Iâ€™ve prided myself in recent years of being able to say Iâ€™m not much of a sports fanâ€”especially given that so many of todayâ€™s young stars seem to lack a social consciousness. While they might argue that itâ€™s just a game and that they represent no one but themselves on the field, the fact is a lot of people had to endure often untold suffering so that these spoiled, modern superstars might have a chance to earn money to burn. â€œGetting Openâ€ puts a lot of that in perspective.
Evidently, many modern stars arenâ€™t aware that by 1951 only three blacks had been drafted in the NBA. Prior to that, the league was all white. And, how could they have missed the story of Jackie Robinson and the fact that it took until 1947 for a black player to enter the modern Major Leagues? And, the story of blacks in pro football is another tale of difficult journeys. You might all know of the Williams sisters and Tiger Woods now, but even 25 years ago, life was extremely difficult for blacks in those sports. If it werenâ€™t for trailblazers like Bill Garrett, itâ€™s certain pro sports would have a much different complexion these daysâ€”yes, pun intended.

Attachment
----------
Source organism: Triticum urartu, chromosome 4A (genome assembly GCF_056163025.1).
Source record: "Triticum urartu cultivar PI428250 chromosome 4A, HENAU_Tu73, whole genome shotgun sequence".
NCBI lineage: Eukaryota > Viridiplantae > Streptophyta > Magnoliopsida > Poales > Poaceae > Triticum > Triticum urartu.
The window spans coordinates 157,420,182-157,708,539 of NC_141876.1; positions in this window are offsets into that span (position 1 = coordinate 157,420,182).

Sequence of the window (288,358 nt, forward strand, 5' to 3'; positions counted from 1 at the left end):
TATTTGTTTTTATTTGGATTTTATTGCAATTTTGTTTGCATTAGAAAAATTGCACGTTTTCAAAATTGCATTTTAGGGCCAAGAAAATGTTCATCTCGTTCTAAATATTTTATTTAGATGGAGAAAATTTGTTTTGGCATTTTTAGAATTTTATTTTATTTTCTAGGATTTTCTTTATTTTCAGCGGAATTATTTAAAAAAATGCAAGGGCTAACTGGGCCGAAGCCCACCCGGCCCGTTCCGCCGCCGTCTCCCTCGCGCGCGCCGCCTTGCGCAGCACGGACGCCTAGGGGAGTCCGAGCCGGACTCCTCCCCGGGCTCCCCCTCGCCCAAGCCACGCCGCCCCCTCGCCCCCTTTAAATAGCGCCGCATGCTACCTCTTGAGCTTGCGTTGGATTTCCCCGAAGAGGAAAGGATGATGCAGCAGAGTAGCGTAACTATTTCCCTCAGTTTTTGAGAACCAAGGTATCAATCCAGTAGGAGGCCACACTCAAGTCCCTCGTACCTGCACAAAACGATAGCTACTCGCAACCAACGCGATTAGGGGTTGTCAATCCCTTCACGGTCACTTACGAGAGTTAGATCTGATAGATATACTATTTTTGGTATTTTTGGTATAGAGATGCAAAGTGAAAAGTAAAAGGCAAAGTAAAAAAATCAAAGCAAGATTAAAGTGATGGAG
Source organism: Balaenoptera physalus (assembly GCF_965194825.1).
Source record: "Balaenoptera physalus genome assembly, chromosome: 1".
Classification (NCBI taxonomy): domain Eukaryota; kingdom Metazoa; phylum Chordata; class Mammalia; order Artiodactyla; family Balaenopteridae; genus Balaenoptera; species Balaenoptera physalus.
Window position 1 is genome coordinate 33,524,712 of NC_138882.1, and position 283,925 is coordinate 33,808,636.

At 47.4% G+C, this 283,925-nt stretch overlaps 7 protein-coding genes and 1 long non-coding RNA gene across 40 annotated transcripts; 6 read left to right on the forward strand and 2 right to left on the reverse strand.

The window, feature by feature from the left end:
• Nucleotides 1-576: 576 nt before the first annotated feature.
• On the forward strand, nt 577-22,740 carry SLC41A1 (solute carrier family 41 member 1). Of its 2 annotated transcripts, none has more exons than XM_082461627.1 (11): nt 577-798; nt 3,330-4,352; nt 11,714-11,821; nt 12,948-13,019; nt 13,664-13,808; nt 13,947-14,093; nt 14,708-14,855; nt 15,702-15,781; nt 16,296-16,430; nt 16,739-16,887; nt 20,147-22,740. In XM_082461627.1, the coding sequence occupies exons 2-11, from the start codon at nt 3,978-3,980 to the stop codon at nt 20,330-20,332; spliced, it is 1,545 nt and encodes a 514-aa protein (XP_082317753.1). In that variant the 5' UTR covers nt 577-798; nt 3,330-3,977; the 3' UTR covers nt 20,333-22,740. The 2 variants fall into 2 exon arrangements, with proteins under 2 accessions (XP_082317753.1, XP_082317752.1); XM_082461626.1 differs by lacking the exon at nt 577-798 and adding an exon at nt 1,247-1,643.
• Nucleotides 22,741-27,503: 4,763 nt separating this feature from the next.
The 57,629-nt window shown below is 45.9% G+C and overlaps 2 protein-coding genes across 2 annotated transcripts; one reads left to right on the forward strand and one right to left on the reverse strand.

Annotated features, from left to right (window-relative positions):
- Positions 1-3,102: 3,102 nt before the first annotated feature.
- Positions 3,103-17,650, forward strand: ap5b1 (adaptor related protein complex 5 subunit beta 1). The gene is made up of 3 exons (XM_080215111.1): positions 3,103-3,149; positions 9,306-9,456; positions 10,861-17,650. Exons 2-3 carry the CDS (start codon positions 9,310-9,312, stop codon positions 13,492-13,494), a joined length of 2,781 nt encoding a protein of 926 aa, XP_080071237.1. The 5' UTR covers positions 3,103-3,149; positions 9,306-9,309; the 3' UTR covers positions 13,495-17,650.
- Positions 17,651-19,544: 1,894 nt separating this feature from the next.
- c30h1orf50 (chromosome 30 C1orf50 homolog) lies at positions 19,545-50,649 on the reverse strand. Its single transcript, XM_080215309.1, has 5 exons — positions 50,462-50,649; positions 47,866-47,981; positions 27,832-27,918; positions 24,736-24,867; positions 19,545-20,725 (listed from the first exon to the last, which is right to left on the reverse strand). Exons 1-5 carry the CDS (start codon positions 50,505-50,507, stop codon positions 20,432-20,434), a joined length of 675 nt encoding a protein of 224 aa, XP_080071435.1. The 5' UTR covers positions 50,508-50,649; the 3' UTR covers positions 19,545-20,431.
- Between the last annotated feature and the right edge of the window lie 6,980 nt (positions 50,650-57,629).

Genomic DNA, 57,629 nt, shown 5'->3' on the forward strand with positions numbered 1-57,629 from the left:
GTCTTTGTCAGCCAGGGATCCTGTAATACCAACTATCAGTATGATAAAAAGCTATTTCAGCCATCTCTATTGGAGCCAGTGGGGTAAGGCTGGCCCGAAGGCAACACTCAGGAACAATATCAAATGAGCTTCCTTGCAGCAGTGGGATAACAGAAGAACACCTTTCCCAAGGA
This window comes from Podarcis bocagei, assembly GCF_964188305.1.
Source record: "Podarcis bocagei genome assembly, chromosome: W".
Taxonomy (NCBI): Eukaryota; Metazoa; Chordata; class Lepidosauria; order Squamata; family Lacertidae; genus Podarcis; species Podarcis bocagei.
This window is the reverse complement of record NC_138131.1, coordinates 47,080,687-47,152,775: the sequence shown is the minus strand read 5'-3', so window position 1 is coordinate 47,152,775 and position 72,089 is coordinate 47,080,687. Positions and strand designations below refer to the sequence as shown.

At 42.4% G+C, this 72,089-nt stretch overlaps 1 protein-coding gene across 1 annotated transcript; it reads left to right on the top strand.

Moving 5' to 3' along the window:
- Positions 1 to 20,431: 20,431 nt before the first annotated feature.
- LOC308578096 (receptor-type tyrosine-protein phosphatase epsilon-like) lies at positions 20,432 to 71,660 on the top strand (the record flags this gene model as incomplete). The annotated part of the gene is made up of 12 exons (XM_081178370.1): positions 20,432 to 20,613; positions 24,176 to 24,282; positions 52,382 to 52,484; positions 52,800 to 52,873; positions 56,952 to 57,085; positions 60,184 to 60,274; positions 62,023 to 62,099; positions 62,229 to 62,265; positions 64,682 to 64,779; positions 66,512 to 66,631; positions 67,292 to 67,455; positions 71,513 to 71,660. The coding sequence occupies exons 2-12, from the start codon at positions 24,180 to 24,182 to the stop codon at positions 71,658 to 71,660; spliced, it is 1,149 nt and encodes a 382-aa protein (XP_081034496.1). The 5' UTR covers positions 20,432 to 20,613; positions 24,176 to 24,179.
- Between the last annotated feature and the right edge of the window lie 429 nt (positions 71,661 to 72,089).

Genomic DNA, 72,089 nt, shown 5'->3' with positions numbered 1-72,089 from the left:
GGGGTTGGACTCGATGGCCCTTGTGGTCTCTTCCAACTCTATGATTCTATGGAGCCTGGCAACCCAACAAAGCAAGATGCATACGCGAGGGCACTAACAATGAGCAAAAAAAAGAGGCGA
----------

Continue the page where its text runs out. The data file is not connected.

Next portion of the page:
Garrettâ€™s story is one of the trials and tribulations of black folks in general during the middle of the last century here in the U.S. and particularly in Indiana. Early one, Garrett made history and paved a trail through rough terrain making it easy for others to follow. He was the key figure on the Shelbyville Golden Bears team that won the Indiana high school state basketball title in 1947â€”an integrated team that for perhaps the first time in the country, included three black starters, Garrett, Marshall Murray and Emerson Johnson.